Vulnerability of medium spiny striatal neurons to glutamate: Role of Na+/K+ ATPase

P. Calabresi, M. De Murtas, A. Pisani, A. Stefani, G. Sancesario, N. B. Mercuri, G. Bernardi

Research output: Contribution to journalArticlepeer-review


In Huntingdon's disease neuronal degeneration mainly involves medium-sized spiny neurons. It has been postulated that both excitotoxic mechanisms and energy metabolism failure are implicated in the neuronal degeneration observed in Huntingdon's disease. In central neurons, > 40% of the energy released by respiration is used by Na+/K+ ATPase to maintain ionic gradients. Considering that impairment of Na+/K+ ATPase activity might alter postsynaptic responsivity to excitatory amino acids (EAAs), we investigated the effects of the Na+/K+ ATPase inhibitors, ouabain and strophanthidin, on the responses to different agonists of EAA receptors in identified medium-sized spiny neurons electrophysiologically recorded in the current- and voltage-clamp modes. In most of the cells both ouabain and strophanthidin (1-3 μM) did not cause significant change in the membrane properties of the recorded neurons. Higher doses of either ouabain (30 μM) or strophanthidin (30 μM) induced, per se, an irreversible inward current coupled to an increase in conductance, leading to cell deterioration. Moreover, both ouabain (1-10 μM) and strophanthidin (1-10 μM) dramatically increased the membrane depolarization and the current produced by subcritical concentrations of glutamate, AMPA and NMDA. These concentrations of Na+/K+ ATPase inhibitors also increased the membrane responses induced by repetitive cortical activation. In addition, since it had previously been proposed that dopamine mimics the effects of Na+/K+ ATPase inhibitors and that dopamine agonists differentially regulate the postsynaptic responses to EAAs, we tested the possible modulation of EAA-induced membrane depolarization and inward current by dopamine agonists. Neither dopamine nor selective dopamine agonists or antagonists affected the postsynaptic responses to EAAs. Our experiments show that impairment of the activity of Na+/K+ ATPase may render striatal neurons more sensitive to the action of glutamate, lowering the threshold for the excitotoxic events. Our data support neither the role of dopamine as an ouabain-like agent nor the differential modulatory action of dopamine receptors on the EAA-induced responses in the striatum.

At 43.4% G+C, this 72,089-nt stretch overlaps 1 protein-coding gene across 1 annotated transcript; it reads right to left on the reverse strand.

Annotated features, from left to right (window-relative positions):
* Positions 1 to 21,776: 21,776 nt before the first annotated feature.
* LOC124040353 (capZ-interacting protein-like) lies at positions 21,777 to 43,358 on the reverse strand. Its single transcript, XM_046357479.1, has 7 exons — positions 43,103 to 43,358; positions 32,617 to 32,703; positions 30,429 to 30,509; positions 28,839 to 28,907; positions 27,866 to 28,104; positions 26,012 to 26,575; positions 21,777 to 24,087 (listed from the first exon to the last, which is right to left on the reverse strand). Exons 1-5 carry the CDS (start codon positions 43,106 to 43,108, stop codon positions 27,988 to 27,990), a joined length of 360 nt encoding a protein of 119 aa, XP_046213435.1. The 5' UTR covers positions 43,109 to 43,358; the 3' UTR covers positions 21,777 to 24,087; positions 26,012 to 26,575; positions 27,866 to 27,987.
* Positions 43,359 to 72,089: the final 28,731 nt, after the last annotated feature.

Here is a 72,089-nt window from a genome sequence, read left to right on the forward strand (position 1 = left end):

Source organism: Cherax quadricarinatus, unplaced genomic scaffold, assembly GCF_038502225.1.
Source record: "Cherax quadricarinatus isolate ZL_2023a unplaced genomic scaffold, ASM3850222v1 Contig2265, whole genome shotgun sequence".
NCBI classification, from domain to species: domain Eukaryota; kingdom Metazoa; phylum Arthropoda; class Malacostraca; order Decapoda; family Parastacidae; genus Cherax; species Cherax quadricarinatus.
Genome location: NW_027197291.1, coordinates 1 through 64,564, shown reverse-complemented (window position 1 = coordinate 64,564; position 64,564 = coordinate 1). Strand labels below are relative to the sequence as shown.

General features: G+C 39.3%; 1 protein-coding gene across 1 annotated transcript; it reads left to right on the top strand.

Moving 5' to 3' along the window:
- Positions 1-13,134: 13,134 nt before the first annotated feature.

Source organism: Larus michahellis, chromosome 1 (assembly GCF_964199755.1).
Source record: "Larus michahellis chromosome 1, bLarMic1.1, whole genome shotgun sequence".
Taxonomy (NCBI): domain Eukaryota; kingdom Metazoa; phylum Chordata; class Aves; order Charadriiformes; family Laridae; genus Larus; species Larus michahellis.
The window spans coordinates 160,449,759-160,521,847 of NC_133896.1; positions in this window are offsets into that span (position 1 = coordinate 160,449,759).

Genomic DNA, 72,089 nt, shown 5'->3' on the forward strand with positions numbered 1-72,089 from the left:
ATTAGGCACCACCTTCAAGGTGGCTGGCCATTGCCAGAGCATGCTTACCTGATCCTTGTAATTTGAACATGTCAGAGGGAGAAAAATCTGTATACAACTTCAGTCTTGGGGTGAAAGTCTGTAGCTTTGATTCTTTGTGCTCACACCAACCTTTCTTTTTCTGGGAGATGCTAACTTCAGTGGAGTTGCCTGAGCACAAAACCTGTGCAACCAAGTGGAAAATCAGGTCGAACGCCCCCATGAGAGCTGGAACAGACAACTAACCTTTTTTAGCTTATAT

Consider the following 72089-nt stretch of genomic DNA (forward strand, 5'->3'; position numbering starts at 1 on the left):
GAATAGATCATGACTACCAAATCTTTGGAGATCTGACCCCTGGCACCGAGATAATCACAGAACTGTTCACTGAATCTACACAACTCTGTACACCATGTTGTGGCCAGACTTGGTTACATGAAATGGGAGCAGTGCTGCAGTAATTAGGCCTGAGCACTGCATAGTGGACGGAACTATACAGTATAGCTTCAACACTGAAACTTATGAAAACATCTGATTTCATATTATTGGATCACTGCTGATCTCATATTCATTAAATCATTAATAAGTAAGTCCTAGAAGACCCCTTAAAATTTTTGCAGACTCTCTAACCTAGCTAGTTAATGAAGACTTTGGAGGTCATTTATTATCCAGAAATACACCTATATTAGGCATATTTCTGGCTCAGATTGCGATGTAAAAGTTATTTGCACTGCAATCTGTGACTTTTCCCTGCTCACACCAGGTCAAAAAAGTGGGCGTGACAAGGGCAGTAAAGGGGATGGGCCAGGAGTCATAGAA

Original languageEnglish
Pages (from-to)1674-1683
Number of pages10
JournalEuropean Journal of Neuroscience
Issue number8
Publication statusPublished - 1995


  • AMPA
  • Dopamine
  • Excitatory amino acids
  • Excitoxicity
  • Huntington's disease
  • Neurodegenerative disorders
  • NMDA
  • Ouabain
  • Striatum
  • Strophanthidin

ASJC Scopus subject areas

  • Neuroscience(all)


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